This morning I received an email from my boss. Subject line: “good news!” I think it takes a special kind of scientist to get very excited about the arrival of a semen sample.
You see, my lab specializes in finding mutations involved in a specific disorder: tuberous sclerosis complex (TSC). We have already found a mutation in this particular patient, and by sequencing the DNA from his semen, we can assess the frequency of that mutation in his sperm, and thus, how likely he is to pass it on.
But first, we have to get the DNA out of the sperm.
Extracting DNA from cells is a geneticists bread and butter, but this is semen we’re talking here: I wanted to be sure I didn’t have to handle it again. As it turns out, it was a good thing I did my reading, because spermatazoa are so well protected from the environment, that normal lysis protocols will not work on them. They’re basically the armored knights of cells when it comes to cracking them open.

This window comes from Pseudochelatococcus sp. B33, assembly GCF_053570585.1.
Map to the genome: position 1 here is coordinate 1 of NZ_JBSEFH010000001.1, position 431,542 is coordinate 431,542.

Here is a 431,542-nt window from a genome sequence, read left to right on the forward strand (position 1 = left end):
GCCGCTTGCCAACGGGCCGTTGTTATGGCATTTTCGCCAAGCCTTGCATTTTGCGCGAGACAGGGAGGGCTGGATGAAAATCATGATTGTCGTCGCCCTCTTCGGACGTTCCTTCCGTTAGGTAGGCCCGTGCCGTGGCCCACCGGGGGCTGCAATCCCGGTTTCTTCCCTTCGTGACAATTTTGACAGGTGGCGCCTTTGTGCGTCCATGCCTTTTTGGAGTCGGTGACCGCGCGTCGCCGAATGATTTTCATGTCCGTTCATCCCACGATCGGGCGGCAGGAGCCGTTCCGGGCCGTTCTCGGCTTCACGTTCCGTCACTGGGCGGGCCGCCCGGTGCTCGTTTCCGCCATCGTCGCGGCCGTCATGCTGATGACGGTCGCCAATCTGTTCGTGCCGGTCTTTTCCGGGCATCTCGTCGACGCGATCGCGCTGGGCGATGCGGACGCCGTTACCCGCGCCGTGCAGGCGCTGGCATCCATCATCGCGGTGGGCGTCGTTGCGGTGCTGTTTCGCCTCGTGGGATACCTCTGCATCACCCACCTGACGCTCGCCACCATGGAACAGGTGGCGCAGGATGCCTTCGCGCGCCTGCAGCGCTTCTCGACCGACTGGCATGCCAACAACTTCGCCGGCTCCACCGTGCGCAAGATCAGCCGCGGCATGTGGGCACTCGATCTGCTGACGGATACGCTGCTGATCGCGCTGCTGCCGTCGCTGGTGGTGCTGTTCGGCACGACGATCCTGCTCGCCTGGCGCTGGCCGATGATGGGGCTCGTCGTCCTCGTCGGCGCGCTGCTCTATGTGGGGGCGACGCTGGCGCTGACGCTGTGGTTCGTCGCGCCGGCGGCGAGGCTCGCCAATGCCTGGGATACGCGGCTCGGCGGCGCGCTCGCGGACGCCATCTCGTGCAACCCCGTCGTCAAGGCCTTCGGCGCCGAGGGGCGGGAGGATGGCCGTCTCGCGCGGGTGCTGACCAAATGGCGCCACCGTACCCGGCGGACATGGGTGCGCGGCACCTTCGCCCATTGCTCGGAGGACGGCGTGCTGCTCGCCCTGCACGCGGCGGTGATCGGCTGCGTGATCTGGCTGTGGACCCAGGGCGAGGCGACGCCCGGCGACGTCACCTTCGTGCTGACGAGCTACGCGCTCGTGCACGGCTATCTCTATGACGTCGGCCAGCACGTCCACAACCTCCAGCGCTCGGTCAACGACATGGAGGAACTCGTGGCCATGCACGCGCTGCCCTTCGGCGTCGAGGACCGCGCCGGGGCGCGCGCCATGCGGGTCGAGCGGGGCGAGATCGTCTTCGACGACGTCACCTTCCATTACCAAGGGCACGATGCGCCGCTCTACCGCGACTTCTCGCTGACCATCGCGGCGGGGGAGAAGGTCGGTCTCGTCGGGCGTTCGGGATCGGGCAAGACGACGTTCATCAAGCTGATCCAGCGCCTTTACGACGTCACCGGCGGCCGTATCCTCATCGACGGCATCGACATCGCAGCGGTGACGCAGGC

The reason why these nuts are so tough to crack (pardon the pun) is because the DNA is linked by disulfide bonds, which my Bio 251 prof refers to as “molecular staples.” These bonds are inordinately strong, and they hold the DNA the proteins are bound on tightly together.
This special design made me curious about the manner in which DNA is packaged into sperm cells, so I investigated further. When normal cells undergo mitosis – cell division – DNA is wrapped around histones, sort of like thread around a spool. This is called chromatin, which is super compact. The aggregation of those chromatin structures forms the traditional chromosomes you might see from a karyotype.
Sperm DNA though, replaces most of the histones with different proteins (protamines), allowing the DNA to be packed even tighter. The resulting structure is so compact, it needs to be stapled together with disulfide bonds for the whole thing to be crammed into a sperm cell.
This is the molecular way of data compression. That is to say, DNA in spermatazoa are .zip files of your genome.